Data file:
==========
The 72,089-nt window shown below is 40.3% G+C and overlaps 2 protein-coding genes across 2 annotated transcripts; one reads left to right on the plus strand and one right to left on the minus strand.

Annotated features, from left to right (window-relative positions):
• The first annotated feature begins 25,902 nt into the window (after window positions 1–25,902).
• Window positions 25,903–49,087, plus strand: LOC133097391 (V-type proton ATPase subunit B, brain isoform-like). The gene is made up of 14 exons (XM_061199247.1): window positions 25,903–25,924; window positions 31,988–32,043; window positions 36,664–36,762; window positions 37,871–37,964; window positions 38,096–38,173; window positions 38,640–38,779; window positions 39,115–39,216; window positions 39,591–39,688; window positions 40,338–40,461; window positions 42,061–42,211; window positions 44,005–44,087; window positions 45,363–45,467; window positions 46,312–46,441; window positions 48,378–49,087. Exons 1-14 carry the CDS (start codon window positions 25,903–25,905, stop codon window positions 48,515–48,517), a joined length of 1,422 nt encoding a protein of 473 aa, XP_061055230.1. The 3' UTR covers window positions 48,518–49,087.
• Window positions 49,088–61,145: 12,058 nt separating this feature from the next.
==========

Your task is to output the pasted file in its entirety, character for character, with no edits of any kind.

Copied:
The 72,089-nt window shown below is 40.3% G+C and overlaps 2 protein-coding genes across 2 annotated transcripts; one reads left to right on the plus strand and one right to left on the minus strand.

Annotated features, from left to right (window-relative positions):
• The first annotated feature begins 25,902 nt into the window (after window positions 1–25,902).
• Window positions 25,903–49,087, plus strand: LOC133097391 (V-type proton ATPase subunit B, brain isoform-like). The gene is made up of 14 exons (XM_061199247.1): window positions 25,903–25,924; window positions 31,988–32,043; window positions 36,664–36,762; window positions 37,871–37,964; window positions 38,096–38,173; window positions 38,640–38,779; window positions 39,115–39,216; window positions 39,591–39,688; window positions 40,338–40,461; window positions 42,061–42,211; window positions 44,005–44,087; window positions 45,363–45,467; window positions 46,312–46,441; window positions 48,378–49,087. Exons 1-14 carry the CDS (start codon window positions 25,903–25,905, stop codon window positions 48,515–48,517), a joined length of 1,422 nt encoding a protein of 473 aa, XP_061055230.1. The 3' UTR covers window positions 48,518–49,087.
• Window positions 49,088–61,145: 12,058 nt separating this feature from the next.